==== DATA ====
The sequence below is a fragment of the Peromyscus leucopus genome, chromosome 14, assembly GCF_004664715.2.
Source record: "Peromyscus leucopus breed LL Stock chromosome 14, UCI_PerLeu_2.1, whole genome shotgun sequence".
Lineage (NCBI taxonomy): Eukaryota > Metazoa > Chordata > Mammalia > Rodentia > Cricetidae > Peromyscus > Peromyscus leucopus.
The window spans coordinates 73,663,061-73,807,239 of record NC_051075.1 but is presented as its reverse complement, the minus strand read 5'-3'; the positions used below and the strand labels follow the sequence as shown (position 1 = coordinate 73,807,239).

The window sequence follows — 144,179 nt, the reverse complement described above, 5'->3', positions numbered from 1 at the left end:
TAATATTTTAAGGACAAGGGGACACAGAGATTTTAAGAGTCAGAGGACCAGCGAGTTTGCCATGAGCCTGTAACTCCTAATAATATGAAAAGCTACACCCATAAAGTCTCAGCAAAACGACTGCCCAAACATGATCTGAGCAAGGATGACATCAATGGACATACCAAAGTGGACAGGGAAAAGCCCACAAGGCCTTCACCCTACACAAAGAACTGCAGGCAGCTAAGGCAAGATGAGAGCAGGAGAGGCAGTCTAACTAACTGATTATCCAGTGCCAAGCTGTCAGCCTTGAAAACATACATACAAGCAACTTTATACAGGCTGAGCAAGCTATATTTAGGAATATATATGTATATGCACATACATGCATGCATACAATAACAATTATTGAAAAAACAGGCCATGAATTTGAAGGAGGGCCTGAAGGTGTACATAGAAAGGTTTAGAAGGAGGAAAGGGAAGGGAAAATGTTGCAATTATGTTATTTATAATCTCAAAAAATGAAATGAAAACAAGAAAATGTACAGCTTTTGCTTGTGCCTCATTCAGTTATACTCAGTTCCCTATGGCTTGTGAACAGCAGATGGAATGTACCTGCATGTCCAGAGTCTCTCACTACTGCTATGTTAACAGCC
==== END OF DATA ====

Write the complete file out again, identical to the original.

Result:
The sequence below is a fragment of the Peromyscus leucopus genome, chromosome 14, assembly GCF_004664715.2.
Source record: "Peromyscus leucopus breed LL Stock chromosome 14, UCI_PerLeu_2.1, whole genome shotgun sequence".
Lineage (NCBI taxonomy): Eukaryota > Metazoa > Chordata > Mammalia > Rodentia > Cricetidae > Peromyscus > Peromyscus leucopus.
The window spans coordinates 73,663,061-73,807,239 of record NC_051075.1 but is presented as its reverse complement, the minus strand read 5'-3'; the positions used below and the strand labels follow the sequence as shown (position 1 = coordinate 73,807,239).

The window sequence follows — 144,179 nt, the reverse complement described above, 5'->3', positions numbered from 1 at the left end:
TAATATTTTAAGGACAAGGGGACACAGAGATTTTAAGAGTCAGAGGACCAGCGAGTTTGCCATGAGCCTGTAACTCCTAATAATATGAAAAGCTACACCCATAAAGTCTCAGCAAAACGACTGCCCAAACATGATCTGAGCAAGGATGACATCAATGGACATACCAAAGTGGACAGGGAAAAGCCCACAAGGCCTTCACCCTACACAAAGAACTGCAGGCAGCTAAGGCAAGATGAGAGCAGGAGAGGCAGTCTAACTAACTGATTATCCAGTGCCAAGCTGTCAGCCTTGAAAACATACATACAAGCAACTTTATACAGGCTGAGCAAGCTATATTTAGGAATATATATGTATATGCACATACATGCATGCATACAATAACAATTATTGAAAAAACAGGCCATGAATTTGAAGGAGGGCCTGAAGGTGTACATAGAAAGGTTTAGAAGGAGGAAAGGGAAGGGAAAATGTTGCAATTATGTTATTTATAATCTCAAAAAATGAAATGAAAACAAGAAAATGTACAGCTTTTGCTTGTGCCTCATTCAGTTATACTCAGTTCCCTATGGCTTGTGAACAGCAGATGGAATGTACCTGCATGTCCAGAGTCTCTCACTACTGCTATGTTAACAGCC